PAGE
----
Despite terrifying diagnosis’s coming up when we type a couple of symptoms into Google, new research has revealed that one in five trust these more so than their doctor.
Accordign to the study, more than half of those who use a search engine to research information about their symptoms end up feeling anxious about their potential illness.
42% of the people taking part admitted they are more likely to type their symptoms into Google before considering visiting the doctor, and 27% rely entirely on Google for a diagnosis.
Those respondents who stated they used Google, either to determine whether or not they needed the doctor or in place of going to see their GP, were asked why they tended to do this. Provided with a list of possible responses and told to select all that applied, the top 5 results were as follows:
1. Quicker than waiting for an appointment – 46%
2. Not sure if symptoms warranted a visit to the doctor – 39%
3. Don’t have the time to visit the doctor – 38%
4. Think a doctor could downplay my illness – 21%
5. Wider scope of knowledge / a doctor can only know so much – 18%
Ally Taft, Senior Associate for Medical Accident Group, who conducted the research, said the following: “Whilst doctors have been known to get a diagnosis wrong in the past, they’re far more trustworthy and accurate than a Google search. You could have symptoms that are present in a minor illness, yet by typing them into Google it’s easy to self-diagnose yourself with something much more serious that what you really have.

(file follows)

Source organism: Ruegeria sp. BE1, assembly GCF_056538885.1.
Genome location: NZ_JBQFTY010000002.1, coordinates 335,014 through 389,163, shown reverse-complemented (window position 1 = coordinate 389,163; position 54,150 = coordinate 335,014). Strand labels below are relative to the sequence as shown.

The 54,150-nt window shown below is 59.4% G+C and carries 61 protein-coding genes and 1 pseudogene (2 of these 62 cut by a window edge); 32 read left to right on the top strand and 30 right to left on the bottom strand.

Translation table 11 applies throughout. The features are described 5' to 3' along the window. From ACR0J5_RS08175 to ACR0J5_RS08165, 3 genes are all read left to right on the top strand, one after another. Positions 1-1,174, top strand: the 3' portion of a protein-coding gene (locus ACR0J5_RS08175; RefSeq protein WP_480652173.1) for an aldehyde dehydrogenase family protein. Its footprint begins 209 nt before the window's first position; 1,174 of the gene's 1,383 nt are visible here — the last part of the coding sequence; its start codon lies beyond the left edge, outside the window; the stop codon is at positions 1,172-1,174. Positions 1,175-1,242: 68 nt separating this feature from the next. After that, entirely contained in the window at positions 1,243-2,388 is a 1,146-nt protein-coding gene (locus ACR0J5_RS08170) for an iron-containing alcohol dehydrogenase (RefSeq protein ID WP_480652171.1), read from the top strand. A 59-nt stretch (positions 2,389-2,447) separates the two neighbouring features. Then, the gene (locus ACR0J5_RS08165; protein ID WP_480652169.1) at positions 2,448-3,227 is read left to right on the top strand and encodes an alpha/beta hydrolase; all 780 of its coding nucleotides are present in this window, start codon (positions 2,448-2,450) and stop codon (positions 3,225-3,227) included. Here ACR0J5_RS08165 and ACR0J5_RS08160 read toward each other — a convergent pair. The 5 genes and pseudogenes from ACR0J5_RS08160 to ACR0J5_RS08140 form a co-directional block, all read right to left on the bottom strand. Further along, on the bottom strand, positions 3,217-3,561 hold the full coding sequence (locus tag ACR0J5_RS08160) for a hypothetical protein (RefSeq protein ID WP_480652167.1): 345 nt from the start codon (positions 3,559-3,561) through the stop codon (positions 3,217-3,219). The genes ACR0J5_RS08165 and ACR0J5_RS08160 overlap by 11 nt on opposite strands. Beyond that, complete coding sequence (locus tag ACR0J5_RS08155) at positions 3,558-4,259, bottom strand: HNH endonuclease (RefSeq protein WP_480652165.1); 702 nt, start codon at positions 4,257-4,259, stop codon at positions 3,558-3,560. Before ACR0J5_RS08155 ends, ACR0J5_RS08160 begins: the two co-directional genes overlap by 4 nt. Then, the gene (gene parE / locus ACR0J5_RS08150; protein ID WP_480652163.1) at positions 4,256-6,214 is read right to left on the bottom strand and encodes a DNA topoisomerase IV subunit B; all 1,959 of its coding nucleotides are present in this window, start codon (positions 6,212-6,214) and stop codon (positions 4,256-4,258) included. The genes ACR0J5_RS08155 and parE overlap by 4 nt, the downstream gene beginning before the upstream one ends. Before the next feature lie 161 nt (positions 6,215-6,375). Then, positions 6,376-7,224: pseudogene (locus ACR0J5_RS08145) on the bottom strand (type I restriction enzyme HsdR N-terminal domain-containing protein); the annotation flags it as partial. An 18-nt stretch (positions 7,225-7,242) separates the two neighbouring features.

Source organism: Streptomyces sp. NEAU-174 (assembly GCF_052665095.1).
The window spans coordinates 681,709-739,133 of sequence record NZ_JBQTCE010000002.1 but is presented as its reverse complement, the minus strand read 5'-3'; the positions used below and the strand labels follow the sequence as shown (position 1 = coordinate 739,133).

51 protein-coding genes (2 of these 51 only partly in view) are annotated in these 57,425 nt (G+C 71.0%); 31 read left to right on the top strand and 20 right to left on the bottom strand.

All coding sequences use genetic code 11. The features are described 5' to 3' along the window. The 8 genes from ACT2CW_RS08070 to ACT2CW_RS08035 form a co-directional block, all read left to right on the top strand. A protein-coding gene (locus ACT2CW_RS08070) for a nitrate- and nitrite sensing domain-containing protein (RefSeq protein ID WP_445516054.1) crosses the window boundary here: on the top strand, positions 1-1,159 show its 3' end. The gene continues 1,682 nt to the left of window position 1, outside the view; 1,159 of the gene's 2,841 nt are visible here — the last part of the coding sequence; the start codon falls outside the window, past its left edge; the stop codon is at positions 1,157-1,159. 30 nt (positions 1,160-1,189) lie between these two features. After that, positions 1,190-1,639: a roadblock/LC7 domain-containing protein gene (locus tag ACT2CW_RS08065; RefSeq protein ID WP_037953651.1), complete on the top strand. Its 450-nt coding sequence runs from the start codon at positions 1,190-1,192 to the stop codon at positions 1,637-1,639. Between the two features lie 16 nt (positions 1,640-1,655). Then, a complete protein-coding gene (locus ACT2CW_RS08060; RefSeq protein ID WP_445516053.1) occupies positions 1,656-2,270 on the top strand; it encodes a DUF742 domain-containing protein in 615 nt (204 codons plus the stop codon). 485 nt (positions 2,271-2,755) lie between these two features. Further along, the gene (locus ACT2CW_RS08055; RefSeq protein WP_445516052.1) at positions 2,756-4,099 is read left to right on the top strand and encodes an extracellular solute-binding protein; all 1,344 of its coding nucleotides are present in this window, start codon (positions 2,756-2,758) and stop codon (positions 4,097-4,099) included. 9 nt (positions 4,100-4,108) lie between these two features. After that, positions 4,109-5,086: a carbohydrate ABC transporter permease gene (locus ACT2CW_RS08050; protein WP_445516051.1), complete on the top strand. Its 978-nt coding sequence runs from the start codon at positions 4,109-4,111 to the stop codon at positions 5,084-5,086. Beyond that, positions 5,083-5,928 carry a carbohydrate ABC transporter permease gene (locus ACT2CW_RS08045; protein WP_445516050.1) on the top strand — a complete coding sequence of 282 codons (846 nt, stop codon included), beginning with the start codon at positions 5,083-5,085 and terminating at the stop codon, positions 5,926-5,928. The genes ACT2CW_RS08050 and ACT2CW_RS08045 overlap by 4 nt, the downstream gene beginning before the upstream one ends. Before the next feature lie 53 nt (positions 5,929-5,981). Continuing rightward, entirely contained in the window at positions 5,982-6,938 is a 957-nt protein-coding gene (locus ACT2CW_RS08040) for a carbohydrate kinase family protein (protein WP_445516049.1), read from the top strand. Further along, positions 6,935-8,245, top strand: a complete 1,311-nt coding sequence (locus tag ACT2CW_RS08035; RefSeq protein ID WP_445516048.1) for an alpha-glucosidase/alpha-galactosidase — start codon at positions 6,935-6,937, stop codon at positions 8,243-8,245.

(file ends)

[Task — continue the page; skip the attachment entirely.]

“We’d always recommend that if you think you have an illness, you put your trust back into your doctor and go to see them. Whilst doctors do make the occasional mistake, you always have the option of a second opinion if you so wish. Anyone can put information on the internet, accurate or not, and because it’s on the internet you’re likely to believe it; forgetting that the internet is full of incorrect information.”
According to the poll, out of the respondents who chose to self-diagnose themselves with the help of Google before going to the doctor, less than half, 42%, had self-diagnosed themselves correctly, with the remaining 58% having over exaggerated their illness.
54% of the respondents who had previously used Google to self-diagnose themselves admitted that the results had ended up making them feel anxious about their potential illness.